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Sunday, November 27, 2011


Rick Andrew and Richard Steele share their thoughts and experiences in Duologue / Dialogue in the St Clements: Mondays at Seven programme tomorrow night (November 28).

An extract from Buried in the Sky by Rick Andrew”

‘The small print on my call-up papers stated quite matter-of-factly that failure to report for duty would render the addressee liable for six years' imprisonment.

My situation became an interesting case study at the Hard Rock late night discussions. A young hippie couple whose father (on the girl's side) was paying for their passage to England said that I had no choice but to leave South Africa. To stay would mean prison. To go to the border with the SADF would be to side with the racist regime and to go against all that was moral and right.

However, it wasn't easy for me to leave the country. I had a wife and child to support and very little ready cash. Besides, I didn't want to leave my country. I wanted to live in it. Learn about it first hand. I wanted to play music. Find the stories and tunes to express the truth of our experiences. Despite the evil in the land, people were living here, and neither hope nor acts of human kindness ever ceased. I wanted to see change and beauty. I wanted to see my country bloom.”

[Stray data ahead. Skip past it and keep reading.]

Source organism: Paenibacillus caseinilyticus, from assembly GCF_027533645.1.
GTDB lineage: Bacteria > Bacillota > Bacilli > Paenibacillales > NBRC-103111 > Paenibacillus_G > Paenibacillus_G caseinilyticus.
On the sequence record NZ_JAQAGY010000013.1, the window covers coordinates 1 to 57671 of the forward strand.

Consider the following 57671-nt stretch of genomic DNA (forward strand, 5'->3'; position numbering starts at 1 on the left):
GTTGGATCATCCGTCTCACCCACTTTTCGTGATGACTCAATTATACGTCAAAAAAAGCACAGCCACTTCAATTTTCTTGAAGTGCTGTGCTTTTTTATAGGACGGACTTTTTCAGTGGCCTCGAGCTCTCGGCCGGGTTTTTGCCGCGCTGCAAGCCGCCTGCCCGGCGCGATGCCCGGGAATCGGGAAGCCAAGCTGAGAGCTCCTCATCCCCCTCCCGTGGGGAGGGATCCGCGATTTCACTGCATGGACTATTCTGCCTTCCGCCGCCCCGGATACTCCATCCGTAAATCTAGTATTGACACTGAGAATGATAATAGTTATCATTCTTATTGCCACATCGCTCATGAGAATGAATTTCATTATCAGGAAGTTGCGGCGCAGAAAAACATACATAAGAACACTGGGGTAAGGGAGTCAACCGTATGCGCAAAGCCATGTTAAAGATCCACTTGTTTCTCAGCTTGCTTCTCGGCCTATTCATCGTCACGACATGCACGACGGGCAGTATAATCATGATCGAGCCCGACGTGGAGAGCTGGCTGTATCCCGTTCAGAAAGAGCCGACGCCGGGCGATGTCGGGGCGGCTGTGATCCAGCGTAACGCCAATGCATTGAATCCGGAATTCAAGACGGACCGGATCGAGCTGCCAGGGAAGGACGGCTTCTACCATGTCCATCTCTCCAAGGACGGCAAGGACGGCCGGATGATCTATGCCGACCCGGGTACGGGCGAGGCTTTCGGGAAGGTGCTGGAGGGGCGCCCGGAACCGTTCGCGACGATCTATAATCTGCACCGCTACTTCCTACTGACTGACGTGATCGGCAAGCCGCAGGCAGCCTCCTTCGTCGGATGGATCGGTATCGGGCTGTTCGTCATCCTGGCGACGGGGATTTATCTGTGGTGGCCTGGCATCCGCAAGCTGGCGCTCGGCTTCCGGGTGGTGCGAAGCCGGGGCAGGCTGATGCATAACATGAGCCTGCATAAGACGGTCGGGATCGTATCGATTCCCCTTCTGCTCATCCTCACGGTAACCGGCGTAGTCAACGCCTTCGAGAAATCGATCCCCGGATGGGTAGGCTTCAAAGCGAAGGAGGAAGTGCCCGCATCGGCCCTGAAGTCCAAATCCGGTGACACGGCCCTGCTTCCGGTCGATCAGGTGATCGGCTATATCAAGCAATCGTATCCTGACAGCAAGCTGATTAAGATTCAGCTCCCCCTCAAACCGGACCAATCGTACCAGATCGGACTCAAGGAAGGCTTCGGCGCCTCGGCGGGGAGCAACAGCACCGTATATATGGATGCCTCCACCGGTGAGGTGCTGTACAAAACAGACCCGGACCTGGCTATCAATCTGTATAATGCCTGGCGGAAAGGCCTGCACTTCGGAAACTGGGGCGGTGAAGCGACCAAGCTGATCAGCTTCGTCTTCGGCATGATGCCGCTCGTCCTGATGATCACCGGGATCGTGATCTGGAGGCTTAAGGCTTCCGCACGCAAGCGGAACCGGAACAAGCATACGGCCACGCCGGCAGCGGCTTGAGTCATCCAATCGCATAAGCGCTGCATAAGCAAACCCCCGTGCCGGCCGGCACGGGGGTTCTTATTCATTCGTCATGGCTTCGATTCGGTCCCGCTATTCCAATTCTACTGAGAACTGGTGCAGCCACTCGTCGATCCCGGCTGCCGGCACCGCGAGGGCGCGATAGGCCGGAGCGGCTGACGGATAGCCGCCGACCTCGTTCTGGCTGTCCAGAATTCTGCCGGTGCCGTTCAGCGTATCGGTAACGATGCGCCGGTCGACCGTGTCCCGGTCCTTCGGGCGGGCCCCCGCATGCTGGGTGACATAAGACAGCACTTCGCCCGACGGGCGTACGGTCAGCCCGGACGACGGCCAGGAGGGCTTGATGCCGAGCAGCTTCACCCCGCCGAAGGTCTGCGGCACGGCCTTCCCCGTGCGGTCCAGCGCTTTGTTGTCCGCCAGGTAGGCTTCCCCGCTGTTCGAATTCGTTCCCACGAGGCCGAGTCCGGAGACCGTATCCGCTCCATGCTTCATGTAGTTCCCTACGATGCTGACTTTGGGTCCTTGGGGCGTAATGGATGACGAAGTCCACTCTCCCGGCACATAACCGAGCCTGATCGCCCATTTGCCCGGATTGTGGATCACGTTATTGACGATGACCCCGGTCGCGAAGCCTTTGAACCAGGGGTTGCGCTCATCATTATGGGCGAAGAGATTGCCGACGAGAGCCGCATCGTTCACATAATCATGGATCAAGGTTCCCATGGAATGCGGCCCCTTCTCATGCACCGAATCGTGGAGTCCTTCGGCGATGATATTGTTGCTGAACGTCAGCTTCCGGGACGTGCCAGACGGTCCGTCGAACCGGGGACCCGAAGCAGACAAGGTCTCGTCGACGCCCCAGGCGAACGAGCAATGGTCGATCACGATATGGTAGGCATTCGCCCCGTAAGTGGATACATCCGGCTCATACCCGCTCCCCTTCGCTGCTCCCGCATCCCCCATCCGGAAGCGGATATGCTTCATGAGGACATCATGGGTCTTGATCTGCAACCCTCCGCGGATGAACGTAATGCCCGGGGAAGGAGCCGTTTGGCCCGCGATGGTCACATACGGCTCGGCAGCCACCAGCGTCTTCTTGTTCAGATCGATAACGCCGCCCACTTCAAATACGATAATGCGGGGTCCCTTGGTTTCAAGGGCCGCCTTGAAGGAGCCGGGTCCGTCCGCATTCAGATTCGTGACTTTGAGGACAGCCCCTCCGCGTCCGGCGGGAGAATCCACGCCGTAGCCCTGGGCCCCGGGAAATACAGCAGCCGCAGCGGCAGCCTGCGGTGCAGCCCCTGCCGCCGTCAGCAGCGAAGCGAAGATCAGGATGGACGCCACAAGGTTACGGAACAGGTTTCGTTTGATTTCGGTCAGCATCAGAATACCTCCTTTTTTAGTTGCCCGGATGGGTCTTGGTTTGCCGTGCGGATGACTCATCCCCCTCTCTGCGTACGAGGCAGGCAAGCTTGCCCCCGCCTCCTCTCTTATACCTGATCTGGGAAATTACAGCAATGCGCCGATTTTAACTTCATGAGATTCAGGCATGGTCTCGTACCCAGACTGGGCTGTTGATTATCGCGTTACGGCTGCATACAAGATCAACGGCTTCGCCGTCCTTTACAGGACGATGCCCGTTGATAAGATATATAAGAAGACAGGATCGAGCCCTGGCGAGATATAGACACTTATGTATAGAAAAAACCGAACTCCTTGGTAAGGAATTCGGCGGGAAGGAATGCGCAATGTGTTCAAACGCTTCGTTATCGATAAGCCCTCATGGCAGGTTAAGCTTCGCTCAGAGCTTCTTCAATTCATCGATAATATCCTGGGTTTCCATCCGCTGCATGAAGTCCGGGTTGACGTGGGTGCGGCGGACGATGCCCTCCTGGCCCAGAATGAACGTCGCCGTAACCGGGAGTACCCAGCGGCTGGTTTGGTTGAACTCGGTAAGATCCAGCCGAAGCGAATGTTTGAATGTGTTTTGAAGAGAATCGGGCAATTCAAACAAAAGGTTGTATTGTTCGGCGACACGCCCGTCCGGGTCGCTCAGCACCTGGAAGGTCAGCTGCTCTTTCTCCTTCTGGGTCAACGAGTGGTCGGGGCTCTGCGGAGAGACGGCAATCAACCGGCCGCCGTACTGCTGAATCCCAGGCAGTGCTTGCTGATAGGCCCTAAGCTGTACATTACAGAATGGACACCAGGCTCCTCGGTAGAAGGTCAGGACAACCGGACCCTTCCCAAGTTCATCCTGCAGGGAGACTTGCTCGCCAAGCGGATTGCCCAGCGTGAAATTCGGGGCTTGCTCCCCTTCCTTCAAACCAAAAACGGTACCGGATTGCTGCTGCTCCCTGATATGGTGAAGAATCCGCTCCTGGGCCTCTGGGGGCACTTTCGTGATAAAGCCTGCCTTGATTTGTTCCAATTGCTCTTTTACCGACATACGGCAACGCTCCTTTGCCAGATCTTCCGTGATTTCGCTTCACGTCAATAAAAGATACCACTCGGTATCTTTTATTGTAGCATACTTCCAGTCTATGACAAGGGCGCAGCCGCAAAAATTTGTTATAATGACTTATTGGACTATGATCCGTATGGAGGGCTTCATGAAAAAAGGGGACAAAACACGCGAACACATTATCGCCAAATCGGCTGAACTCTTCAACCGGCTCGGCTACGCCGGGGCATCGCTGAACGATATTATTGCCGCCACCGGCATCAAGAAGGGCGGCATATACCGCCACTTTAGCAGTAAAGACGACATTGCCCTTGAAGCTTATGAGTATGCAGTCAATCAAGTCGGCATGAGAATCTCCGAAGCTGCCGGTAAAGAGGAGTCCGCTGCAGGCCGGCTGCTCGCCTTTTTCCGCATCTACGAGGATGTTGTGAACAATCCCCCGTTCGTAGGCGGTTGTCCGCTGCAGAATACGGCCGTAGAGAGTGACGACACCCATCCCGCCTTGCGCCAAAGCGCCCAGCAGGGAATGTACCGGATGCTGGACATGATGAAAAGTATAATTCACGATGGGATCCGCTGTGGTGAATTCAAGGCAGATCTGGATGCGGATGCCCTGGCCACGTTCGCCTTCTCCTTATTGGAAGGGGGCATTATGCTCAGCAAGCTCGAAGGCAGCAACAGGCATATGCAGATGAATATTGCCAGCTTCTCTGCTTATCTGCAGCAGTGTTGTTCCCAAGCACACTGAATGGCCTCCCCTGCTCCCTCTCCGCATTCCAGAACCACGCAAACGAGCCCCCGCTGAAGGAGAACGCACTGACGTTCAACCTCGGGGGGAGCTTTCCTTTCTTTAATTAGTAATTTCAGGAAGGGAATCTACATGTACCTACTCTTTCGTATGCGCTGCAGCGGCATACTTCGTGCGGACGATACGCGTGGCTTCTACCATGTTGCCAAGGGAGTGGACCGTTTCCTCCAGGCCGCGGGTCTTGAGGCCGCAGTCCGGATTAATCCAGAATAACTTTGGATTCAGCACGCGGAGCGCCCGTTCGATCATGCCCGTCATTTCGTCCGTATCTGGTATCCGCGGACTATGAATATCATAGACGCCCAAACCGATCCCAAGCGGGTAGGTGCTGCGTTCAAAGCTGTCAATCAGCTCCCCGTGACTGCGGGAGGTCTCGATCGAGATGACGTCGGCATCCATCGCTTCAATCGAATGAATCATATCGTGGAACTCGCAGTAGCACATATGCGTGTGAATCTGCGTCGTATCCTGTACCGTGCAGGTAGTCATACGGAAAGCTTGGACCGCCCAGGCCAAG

After graduating with a BA and a teacher’s diploma from the University of Cape Town in 1979, Richard Steel refused to cooperate with compulsory military service on the grounds of pacifism and opposition to apartheid. He appeared before a military court in February 1980 and was sentenced to a year in military prison. After his release Richard, was an active member of the End Conscription Campaign until conscription was abolished in 1993. He was the caretaker at the Phoenix Settlement in Inanda (founded by Gandhi in 1894) 1984-85, then worked with his wife Anita Kromberg for the International Fellowship of Reconciliation office in Durban, conducting peace education and non-violent action training all over South Africa and further afield. In 1993, Richard enrolled as a fulltime student again, qualifying as a homeopath in 1999. He is now in private practice in Durban and is a part-time lecturer in homeopathy at the Durban University of Technology.

St Clements is situated at 191 Musgrave Road on the right-hand side a short way down Musgrave after the St Thomas Road intersection. Mondays at Seven run between 19h00 and 20h00. Booking is advised on 031 202 2511. There is no cover charge but there is a donations box to support presenters.

The Tanga Pasi Band from Zimbabwe, originally scheduled to appear on November 28, will now perform on December 5)